Hot Sulphur Springs nixes idea of town marshal
April 28, 2015
A contentious and confrontational crowd showed up Thursday night, April 16, to the Hot Sulphur Springs Town Board meeting to express displeasure with the town's plans to appoint former Grand County Undersheriff John Stein as the new town marshal.
The meeting started with a lengthy public comment period during which residents questioned town officials' thinking regarding the possible creation of the position of either town marshal or code enforcement officer. The vast majority of those who made public comments spoke against the creation of the position, a few community residents spoke against the appointment of Stein to the position and fewer still spoke in favor of either creating the position or the appointment of Stein to fill the position.
Town resident Thad Scholl spoke early during the meeting.
"I personally do not believe we need a marshal or code enforcement officer," Scholl said. "There are far more important things like roads and water rates."
His sentiments were echoed by many who made public comments.
"I agree with Thad here on the position," said George Davis. "I think we can spend the money better in-house without creating another layer of government. We need better drainage."
Not everyone who spoke against the appointment was primarily concerned with monetary issues, though.
Bradley Ratchford was less circumspect .
"I have lived here for 22 years," he said. "I have felt safe here for years, but I have not felt safe anymore since John Stein shot someone in the streets of Hot Sulphur. I'm afraid of this man coming to my house to enforce codes. And I know that's what a lot of people around here are thinking even though they aren't saying it."
Ratchford was referencing an incident that occurred in April 2013 when Stein and his wife Heather Stein, an assistant district attorney, shot and killed Joshua Stevens during a physical struggle outside their home. The case was reviewed by the office of the District Attorney for the First Judicial District, which called the incident a case of self-defense.
Stein took a few moments during the public comments period to address issues directed at him. He pointed out that misinformation and rumors regarding the April 2013 incident continue to circulate, and that he was cleared by the Colorado Bureau of Investigation in the shooting.
Stein also discussed the reasons for creating a town marshal position and the advantages of creating a marshal position over a pure code enforcement officer, specifically highlighting the availability of grants to law enforcement that are not available to code enforcement.
The issue entered the public forum recently as the Hot Sulphur Springs Town Board began considering the creation of the position and named Stein as the prime candidate.
Board members spoke at length about their desire to create the position, what they felt was a need in Hot Sulphur Springs for more vigorous code enforcement and detailing the town's past efforts to improve code enforcement.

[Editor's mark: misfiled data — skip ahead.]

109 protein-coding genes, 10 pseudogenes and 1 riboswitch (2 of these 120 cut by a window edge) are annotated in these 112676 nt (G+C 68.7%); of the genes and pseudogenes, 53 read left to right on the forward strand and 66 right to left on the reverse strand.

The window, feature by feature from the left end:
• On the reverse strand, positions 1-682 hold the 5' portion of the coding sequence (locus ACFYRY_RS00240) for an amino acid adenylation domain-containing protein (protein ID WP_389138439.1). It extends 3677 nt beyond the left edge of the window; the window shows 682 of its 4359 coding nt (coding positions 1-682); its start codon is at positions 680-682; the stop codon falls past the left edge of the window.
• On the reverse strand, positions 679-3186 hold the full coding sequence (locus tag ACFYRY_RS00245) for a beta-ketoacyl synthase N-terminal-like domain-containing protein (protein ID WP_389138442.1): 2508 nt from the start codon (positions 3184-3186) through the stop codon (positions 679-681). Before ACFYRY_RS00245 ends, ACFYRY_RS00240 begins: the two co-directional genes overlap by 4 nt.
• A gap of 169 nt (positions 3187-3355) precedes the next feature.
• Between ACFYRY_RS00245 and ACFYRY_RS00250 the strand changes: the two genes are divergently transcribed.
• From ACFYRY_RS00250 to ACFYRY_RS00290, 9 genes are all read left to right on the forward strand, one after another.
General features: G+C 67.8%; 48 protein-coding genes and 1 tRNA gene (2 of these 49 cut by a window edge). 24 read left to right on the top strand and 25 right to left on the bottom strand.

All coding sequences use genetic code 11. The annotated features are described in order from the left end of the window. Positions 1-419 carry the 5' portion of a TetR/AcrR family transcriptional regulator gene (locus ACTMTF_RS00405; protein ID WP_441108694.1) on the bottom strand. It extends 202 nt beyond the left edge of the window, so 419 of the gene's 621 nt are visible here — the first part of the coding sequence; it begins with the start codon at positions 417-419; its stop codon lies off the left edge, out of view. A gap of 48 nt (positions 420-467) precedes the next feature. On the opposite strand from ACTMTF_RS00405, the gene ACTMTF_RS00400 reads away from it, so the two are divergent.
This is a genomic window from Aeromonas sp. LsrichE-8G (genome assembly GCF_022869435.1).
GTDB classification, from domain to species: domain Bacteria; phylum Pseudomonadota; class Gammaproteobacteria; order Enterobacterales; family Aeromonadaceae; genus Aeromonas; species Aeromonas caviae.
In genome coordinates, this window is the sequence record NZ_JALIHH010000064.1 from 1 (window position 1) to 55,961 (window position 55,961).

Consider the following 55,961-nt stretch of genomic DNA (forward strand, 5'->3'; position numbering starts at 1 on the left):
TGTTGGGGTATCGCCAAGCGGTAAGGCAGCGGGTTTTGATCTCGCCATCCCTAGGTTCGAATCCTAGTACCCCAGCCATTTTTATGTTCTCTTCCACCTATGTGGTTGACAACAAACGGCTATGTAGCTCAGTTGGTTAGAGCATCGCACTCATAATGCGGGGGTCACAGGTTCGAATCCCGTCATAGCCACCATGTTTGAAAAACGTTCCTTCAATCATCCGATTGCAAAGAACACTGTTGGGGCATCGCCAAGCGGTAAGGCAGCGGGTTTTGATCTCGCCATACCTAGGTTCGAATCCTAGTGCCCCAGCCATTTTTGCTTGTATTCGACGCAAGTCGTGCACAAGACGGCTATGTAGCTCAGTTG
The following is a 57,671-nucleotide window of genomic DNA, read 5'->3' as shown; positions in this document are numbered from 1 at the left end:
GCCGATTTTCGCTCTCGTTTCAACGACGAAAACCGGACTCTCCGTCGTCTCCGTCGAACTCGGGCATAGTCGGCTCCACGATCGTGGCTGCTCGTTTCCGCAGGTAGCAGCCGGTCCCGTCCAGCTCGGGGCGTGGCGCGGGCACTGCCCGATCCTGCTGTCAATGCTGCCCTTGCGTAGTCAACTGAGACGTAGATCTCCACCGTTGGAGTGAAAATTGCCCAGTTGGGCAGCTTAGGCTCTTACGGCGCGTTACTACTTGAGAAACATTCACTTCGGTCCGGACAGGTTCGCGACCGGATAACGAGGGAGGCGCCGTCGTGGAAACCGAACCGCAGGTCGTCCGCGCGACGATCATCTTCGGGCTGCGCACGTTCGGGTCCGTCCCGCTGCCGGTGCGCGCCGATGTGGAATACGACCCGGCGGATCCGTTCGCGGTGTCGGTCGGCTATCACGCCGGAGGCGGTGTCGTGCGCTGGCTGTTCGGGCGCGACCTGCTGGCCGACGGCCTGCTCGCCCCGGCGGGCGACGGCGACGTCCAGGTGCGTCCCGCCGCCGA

"I don't think code enforcement has been effective, or applied equally," said Board Member Hershal Deputy.
Previously Hot Sulphur Springs had contracted with the Granby Police Department to conduct code enforcement. Current Grand County Undersheriff Wayne Schafer had filled the role last year, under the auspices of the Granby PD.
As the board entered discussions regarding the marshal appointment, Mayor Bob McVay said, "I think it was overwhelmingly brought to our attention that the town is not in favor of a marshal and that the town is not in favor of a code enforcement officer."
Board member Christine Lee said, "I like a neat town and I think the town needs a code enforcement officer, but I will vote with what the majority of constituents in town want."
Grand County Sheriff Brett Schroetlin was on hand during the meeting and answered a number of questions from the board regarding Hot Sulphur Springs possibly contracting with the Sherriff's Office for code enforcement duties.
Schroetlin explained that Hot Sulphur Springs currently pays the Sheriff's Office $6,214 annually for dispatch fees and the town is a part of the GCSO deputies regular patrolling duties. During 2014 Schroetlin said there were 275 calls from Hot Sulphur Springs totaling about 137 man hours for the Sheriff's Office.
Schroetlin also pointed out that if the town created a marshal position, law enforcement responsibility for the community would fall under the authority of that position, regardless of how many hours per week the marshal would work. The board had been considering only a part-time marshal position.
The board took no action regarding the appointment of Stein or the creation of either a marshal or code enforcement officer's position. Board members said they are still interested in improving code enforcement for the community and want to find a solution to that end.
The board set a future workshop for discussing the need for greater code enforcement in Hot Sulphur Springs and any possible solutions for Thursday, May 14, at 6:30 p.m. at the Hot Sulphur Springs Town Hall. Community residents are invited to attend and provide their input.